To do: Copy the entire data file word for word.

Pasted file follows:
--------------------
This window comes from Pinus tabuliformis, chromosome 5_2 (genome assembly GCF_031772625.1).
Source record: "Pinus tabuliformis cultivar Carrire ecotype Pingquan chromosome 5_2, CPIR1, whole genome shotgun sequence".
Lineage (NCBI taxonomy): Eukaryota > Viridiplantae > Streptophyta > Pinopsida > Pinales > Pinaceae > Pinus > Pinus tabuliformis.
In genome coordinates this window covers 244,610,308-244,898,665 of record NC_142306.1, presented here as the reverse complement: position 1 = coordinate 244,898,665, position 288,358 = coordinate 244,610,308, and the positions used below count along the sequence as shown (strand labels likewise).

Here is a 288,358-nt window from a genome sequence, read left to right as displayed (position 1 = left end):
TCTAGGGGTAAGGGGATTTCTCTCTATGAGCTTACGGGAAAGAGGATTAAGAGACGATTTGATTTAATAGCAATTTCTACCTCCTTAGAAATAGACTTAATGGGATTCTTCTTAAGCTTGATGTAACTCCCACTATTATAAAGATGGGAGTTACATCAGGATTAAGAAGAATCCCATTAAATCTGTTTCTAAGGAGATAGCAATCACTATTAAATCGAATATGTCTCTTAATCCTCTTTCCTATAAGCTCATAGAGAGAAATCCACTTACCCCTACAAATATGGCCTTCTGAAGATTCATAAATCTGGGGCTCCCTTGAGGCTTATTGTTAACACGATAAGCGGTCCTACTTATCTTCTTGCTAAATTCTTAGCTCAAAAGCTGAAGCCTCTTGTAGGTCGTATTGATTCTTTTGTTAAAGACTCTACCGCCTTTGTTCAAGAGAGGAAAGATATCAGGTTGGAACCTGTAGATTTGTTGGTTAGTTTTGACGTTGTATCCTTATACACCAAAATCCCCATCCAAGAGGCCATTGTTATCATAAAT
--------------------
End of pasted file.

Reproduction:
This window comes from Pinus tabuliformis, chromosome 5_2 (genome assembly GCF_031772625.1).
Source record: "Pinus tabuliformis cultivar Carrire ecotype Pingquan chromosome 5_2, CPIR1, whole genome shotgun sequence".
Lineage (NCBI taxonomy): Eukaryota > Viridiplantae > Streptophyta > Pinopsida > Pinales > Pinaceae > Pinus > Pinus tabuliformis.
In genome coordinates this window covers 244,610,308-244,898,665 of record NC_142306.1, presented here as the reverse complement: position 1 = coordinate 244,898,665, position 288,358 = coordinate 244,610,308, and the positions used below count along the sequence as shown (strand labels likewise).

Here is a 288,358-nt window from a genome sequence, read left to right as displayed (position 1 = left end):
TCTAGGGGTAAGGGGATTTCTCTCTATGAGCTTACGGGAAAGAGGATTAAGAGACGATTTGATTTAATAGCAATTTCTACCTCCTTAGAAATAGACTTAATGGGATTCTTCTTAAGCTTGATGTAACTCCCACTATTATAAAGATGGGAGTTACATCAGGATTAAGAAGAATCCCATTAAATCTGTTTCTAAGGAGATAGCAATCACTATTAAATCGAATATGTCTCTTAATCCTCTTTCCTATAAGCTCATAGAGAGAAATCCACTTACCCCTACAAATATGGCCTTCTGAAGATTCATAAATCTGGGGCTCCCTTGAGGCTTATTGTTAACACGATAAGCGGTCCTACTTATCTTCTTGCTAAATTCTTAGCTCAAAAGCTGAAGCCTCTTGTAGGTCGTATTGATTCTTTTGTTAAAGACTCTACCGCCTTTGTTCAAGAGAGGAAAGATATCAGGTTGGAACCTGTAGATTTGTTGGTTAGTTTTGACGTTGTATCCTTATACACCAAAATCCCCATCCAAGAGGCCATTGTTATCATAAAT